AOC president Coates lashes out at de Jong as battle comes to head

Embattled Australian Olympic Committee president John Coates has taken a swipe at the organisation’s former chief executive Fiona de Jong, as the battle for the top job comes to a head.


Coates, who is being challenged for the AOC presidency for the first time in 27 years, used one of his last public appearances before the Saturday committee vote to lash out at de Jong on ABC’s 7.30 program, suggesting she was incompetent in the role.

“I sent her to Harvard. We gave her every opportunity,” he said on Thursday night.

“She came back, she didn’t step up and I took back these responsibilities.”

He said he took on more responsibilities as a result.

“I’ve been the president, I’ve been an executive president, and I’ve been an executive president because I did haven’t faith in the CEOs underneath me. I gave the last one every opportunity to step up, it didn’t happen.

“I took back marketing responsibility, communications responsibilities.”

De Jong left the AOC in December before alleging last month that she was threatened by the AOC media manager and Coates’ ally Mike Tancred.

Tancred subsequently stood down, pending an independent investigation into the alleged incident.

While de Jong is not vying for the AOC presidency, her allegations of bullying have clouded the election race.

She has maintained the decision to go public with the allegations was unrelated to the election.

“I stand to lose or gain nothing by who is the future president of the AOC. I’m not standing for a role on the board. I’m unemployed and have no ongoing role in the AOC movement. I’m certainly after this unlikely to,” she told 7.30.

On Friday, de Jong said she would allow the athletes and other sports administrators she worked with to comment on her performance.

“The people who are best placed to judge my performance are those athletes and sports administrators I’ve worked with for the past decade,” she said.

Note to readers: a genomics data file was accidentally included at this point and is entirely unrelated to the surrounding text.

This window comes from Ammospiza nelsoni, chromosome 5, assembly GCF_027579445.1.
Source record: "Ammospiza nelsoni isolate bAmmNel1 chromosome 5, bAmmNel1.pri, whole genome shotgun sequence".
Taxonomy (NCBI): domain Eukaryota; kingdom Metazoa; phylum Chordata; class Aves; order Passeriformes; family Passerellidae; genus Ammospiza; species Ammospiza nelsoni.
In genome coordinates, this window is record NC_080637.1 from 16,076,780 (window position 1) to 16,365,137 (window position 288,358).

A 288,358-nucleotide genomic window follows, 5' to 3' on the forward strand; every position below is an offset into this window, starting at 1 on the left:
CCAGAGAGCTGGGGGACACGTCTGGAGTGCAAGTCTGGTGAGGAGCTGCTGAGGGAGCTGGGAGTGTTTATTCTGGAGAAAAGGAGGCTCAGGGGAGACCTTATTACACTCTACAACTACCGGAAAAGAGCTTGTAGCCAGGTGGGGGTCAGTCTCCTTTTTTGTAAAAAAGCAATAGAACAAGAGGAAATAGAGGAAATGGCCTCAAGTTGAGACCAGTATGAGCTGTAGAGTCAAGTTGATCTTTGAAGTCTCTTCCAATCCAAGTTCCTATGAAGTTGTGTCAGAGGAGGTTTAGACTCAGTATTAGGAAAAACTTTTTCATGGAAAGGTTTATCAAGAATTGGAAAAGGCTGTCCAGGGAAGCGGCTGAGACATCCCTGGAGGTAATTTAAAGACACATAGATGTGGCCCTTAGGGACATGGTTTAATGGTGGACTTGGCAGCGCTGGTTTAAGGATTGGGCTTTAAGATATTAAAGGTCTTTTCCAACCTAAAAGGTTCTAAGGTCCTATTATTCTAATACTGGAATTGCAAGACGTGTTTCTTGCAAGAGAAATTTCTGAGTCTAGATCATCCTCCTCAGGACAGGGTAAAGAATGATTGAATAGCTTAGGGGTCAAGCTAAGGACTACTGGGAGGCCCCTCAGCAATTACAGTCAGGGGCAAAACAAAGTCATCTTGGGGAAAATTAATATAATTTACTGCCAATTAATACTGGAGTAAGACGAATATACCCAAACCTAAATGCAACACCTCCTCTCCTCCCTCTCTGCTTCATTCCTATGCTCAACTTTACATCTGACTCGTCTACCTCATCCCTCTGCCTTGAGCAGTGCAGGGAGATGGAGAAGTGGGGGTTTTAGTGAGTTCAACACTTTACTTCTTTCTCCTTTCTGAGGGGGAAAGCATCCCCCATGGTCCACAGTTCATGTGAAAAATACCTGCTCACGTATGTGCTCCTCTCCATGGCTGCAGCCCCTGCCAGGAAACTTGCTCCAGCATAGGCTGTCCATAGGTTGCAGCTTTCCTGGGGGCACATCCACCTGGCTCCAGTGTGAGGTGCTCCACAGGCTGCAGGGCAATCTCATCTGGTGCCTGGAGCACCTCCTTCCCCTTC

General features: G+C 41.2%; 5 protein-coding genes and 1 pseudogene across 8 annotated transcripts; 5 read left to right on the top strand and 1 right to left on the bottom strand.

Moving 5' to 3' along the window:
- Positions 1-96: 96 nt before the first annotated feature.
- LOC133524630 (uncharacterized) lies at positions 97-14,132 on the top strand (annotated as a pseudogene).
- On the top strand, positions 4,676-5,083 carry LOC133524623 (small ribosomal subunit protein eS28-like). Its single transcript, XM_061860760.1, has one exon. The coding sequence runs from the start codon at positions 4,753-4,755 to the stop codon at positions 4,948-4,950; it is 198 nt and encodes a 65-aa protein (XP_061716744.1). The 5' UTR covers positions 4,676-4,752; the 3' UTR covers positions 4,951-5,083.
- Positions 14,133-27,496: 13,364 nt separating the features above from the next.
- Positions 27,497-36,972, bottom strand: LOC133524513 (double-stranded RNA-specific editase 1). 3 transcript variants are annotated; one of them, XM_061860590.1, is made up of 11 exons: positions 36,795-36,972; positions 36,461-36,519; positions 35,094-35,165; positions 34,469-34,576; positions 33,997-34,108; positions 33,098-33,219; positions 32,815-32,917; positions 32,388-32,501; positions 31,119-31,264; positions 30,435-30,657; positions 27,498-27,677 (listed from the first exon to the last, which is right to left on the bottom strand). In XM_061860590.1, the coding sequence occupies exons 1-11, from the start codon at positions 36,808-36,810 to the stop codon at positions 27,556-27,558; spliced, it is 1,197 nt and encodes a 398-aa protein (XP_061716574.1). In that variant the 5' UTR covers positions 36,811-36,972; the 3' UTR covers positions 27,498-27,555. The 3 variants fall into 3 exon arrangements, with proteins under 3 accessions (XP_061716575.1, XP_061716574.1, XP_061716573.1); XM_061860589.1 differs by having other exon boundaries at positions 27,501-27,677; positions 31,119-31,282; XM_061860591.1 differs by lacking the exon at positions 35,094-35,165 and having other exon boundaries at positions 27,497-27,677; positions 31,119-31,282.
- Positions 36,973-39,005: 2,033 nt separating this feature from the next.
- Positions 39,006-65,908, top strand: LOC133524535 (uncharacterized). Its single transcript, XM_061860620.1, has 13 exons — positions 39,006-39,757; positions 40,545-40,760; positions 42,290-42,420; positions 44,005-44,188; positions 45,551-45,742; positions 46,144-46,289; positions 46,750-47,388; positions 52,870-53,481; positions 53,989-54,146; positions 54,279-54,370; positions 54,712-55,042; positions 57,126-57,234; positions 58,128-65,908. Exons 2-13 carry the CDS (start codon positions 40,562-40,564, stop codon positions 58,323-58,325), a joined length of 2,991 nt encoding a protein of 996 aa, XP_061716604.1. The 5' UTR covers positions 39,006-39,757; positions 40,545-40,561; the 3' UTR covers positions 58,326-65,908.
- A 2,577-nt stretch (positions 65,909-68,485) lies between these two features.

In his 7.30 interview, Coates revealed he would allow newly-appointed CEO Matt Carroll to truly run the AOC.

“I have got full faith in him being able to step up and do these things and enable me to step back into a more traditional role,” Coates said.

“The executive will be able to determine how they want to use me outside of my AOC responsibilities.”

Coates said he would be prepared to accept less than his current annual AOC salary of more than $700,000 should he be re-elected on Saturday.

“I don’t want to continue to be running the shop here at the AOC,” he said.

“I think I can play a greater role internationally than I’ve been doing and very happy now that I’ve got a CEO who is capable of running the show to hand far more over.”

Coates will be challenged for the AOC presidency by Olympian Danni Roche.

Roche, an Olympic hockey gold medallist, is running for the position on a platform of change in the organisation. Her platform includes smoothing the currently strained relations between the AOC and the Australian Sports Commission.

The next AOC meeting will be in Sydney on Saturday, when a secret ballot of 94 votes will determine whether or not Coates’ long reign continues. It is expected to be a tight contest.

However, Coates remains optimistic that he has the numbers to be re-elected and is adamant there “isn’t anyone out there at the moment” who will make an appropriate successor.

“I’m in a position to help a range of people by taking them to international meetings, giving them that exposure, giving them that experience, so that Australia is in a position to have a new president in 2020,” he said.

Coates again rejected allegations that he allowed a bullying culture at the AOC and apologised further for referring to the organisation as a “sheltered workshop” in an email to staff.

Meanwhile the AOC athletes commission has committed its two votes to Coates on Saturday.

The commission issued a statement on Thursday night saying the decision was not a unanimous one but that the incumbent would be supported.

“The overwhelming response from the athlete population and alumni was that there is a desire for change. Opinions differed as to how this change should best be achieved,” the commission statement read.

Among other things the commission said it supported was a review of the president’s remuneration, an independent review of workplace culture at the AOC and a remediation of the relationship between the AOC and Swimming Australia.

AAP, with Fairfax Media